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Scheer has been caught in a media debacle over comments made 14 years ago on the topic of same-sex marriage.
In 2005, Scheer, while giving a speech at a the House of Commons after becoming an MP, reiterated the Christian perspective on marriage, saying that while he doesn’t have anything against LGBT+ people on a personal level, he did not, at the time, believe that same-sex marriage is equivalent to traditional marriage because it lacks the potential for procreation.
Specifically, Scheer said, “There is nothing more important to society than the raising of children, for its very survival requires it. Homosexual unions are by nature contradictory to this.”
“There is no complementarity of the sexes,” Scheer said. “Two members of the same sex may use their God-given free will to engage in acts, to co-habit and to own property together. They may commit themselves to monogamy. They may pledge to remain in a loving relationship for life.”
“In that sense they have many of the collateral features of marriage, but they do not have its inherent feature, as they cannot commit to the natural procreation of children. They cannot therefore be married.”
Many Liberal and NDP voters and politicians were highly offended by these comments and labelled them as “disgusting” and questioned Scheer’s trustworthiness regarding the maintaining of current LGBT+ laws and rights.
“Andrew Scheer’s disgusting prejudice against LGBTQI2S+ people and families is very painful for many Canadians. This is exactly why, if Canadians deliver a minority government in October, I will not prop up Andrew Scheer and the Conservatives,” NDP Leader Jasmeet Singh said in a tweet, seemingly conceding defeat before election day.
However, many Liberals have also changed their position of the question of same-sex marriage over the last two decades, something which the Conservative Party pointed out.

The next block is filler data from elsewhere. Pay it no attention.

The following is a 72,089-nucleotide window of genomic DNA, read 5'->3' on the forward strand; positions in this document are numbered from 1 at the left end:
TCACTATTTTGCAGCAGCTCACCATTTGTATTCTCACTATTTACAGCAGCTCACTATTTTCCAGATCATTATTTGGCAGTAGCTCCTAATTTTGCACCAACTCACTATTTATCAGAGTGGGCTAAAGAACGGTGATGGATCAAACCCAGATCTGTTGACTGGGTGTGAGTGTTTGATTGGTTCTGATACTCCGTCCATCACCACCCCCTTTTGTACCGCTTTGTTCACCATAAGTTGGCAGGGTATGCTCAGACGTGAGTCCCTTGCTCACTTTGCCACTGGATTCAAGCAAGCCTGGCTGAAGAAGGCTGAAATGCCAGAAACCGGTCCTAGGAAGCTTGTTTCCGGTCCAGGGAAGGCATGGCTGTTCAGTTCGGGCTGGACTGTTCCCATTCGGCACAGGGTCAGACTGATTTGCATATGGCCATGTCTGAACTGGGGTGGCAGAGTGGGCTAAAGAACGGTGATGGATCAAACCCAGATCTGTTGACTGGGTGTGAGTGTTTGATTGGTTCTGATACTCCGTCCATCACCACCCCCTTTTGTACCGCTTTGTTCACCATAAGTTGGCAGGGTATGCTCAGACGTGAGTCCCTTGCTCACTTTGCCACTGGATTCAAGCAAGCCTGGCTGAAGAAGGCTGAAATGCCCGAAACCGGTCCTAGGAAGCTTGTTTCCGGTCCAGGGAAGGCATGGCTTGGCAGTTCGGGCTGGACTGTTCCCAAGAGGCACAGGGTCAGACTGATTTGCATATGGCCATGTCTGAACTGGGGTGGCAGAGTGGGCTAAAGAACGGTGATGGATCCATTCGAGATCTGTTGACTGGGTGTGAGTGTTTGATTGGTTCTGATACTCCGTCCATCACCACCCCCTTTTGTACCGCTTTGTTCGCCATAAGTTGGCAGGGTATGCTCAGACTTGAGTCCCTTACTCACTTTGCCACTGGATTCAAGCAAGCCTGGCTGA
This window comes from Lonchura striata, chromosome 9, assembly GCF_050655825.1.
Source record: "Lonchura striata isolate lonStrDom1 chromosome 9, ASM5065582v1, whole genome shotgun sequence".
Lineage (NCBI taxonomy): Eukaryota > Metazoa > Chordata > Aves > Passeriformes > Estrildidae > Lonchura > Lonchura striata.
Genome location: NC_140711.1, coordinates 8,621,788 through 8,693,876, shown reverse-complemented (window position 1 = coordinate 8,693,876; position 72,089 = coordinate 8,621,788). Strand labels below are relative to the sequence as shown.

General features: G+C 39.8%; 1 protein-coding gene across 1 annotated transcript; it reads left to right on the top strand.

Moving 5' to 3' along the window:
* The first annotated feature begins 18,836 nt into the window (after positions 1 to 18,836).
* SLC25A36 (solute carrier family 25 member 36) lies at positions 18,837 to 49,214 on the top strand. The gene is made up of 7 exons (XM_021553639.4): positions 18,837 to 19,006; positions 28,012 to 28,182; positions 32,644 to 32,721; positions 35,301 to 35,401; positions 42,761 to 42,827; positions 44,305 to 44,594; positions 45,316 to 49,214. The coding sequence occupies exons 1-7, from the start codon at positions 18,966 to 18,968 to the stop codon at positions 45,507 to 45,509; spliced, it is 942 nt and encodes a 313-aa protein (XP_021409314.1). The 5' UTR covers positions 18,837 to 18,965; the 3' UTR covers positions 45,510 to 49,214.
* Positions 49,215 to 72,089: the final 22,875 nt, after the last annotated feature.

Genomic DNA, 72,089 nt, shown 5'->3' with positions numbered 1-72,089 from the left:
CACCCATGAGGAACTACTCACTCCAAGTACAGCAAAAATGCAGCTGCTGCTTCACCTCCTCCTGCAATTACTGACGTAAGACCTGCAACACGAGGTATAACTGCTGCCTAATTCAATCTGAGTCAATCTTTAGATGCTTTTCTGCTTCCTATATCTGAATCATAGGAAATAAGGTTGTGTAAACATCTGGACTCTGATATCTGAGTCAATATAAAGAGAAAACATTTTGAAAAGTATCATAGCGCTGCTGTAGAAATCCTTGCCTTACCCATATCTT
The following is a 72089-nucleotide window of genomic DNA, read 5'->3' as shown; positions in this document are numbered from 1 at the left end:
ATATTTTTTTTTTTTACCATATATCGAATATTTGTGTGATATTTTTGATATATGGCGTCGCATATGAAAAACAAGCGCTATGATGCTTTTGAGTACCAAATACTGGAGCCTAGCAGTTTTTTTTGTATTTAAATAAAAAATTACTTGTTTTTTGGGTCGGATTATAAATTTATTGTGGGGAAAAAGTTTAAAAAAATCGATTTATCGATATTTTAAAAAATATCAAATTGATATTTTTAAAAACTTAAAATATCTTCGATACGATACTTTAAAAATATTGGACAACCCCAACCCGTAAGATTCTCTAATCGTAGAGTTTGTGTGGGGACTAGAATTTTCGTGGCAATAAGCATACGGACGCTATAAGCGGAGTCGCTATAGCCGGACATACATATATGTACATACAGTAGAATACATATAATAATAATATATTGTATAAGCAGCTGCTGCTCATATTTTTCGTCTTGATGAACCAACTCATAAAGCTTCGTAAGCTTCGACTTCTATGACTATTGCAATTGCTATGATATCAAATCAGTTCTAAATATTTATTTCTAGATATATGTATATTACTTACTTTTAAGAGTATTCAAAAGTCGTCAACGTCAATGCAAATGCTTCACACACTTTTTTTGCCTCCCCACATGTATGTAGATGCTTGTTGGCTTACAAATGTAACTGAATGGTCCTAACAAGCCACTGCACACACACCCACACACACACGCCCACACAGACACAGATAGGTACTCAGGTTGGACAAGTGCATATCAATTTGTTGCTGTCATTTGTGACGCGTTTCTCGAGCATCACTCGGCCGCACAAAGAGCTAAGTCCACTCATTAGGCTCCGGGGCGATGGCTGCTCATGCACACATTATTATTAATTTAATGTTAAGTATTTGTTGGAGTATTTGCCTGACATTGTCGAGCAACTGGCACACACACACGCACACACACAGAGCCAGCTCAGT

“As the Conservatives quickly pointed out, the Liberal Party of Canada has not always been on the leading edge of LGBTQ rights,” reports CBC. “Goodale, for instance, voted against a motion to recognize same-sex marriages in 1999 before voting in favour of the Civil Marriage Act in 2005.”
Since the video surfaced last week, Scheer has not rolled back his statements, but has said that, if elected, he has no intention of reopening the debate on same-sex marriage, reports Global News. Scheer said his public stance was settled when same-sex marriage became law.
“My personal views are that LGBT Canadians have the same inherent self-worth and dignity as any other Canadian and I will always uphold the law and always ensure they have equal access to the institution of marriage,” he said.
Scheer has also been under fire for his refusal to participate in various Pride events, citing Pride organizers decision to prevent police participation as a major source of indignation.
As mentioned, Scheer, like many politicians, has publicly changed his views on same-sex marriage over the last decade and a half.
“People have personal views on things,” he said in a 2016 interview with CBC.
“I voted my conscience. I voted my constituents’ wishes. It’s not something that I’m looking to revisit or to reopen.”
In 2016, Scheer supported “a move to erase the traditional definition of marriage from the Conservative Party of Canada’s policy book at its 2016 convention,” reports the Toronto Sun, “arguing Canadians already had their say in two elections where same-sex marriage was a major issue, and that it had been legal for more than a decade.”
Additionally, an openly gay Conservative MP has since come out to voice his continued support of Scheer, believing wholeheartedly that Scheer has no intention of repealing current LGBT+ legislation.
“We’re ready to go for the election and I wouldn’t be running if I had any inkling, whatsoever, that I wasn’t welcomed or my sexual orientation wasn’t welcome in the Conservative Party,” said Eric Duncan, Conservative candidate for Stormont, Dundas and South Glengarry.
The Conservative Party also remained steadfast in their support.
“Andrew Scheer unequivocally supports equal LGBTQ rights, including same-sex marriage as defined in law,” the Conservative Party said in a statement. “He has advocated in the House for marginalized LGBTQ communities around the world.”
Jonathan Rose, an associate professor of Canadian politics at Queen’s University, characterized the Liberals use of video as a sign of things to come, a political forecasting that suggests underhanded, negative campaign tactics.
“All parties need to do is sow the seeds of doubt,” Rose said.
“This won’t cause anyone to change their mind, probably, but over time, the slow, steady, drip, drip, drip of these kinds of allegations from now right to election day may have people change their minds,” he said. “It’s the first salvo in a long, ongoing war.”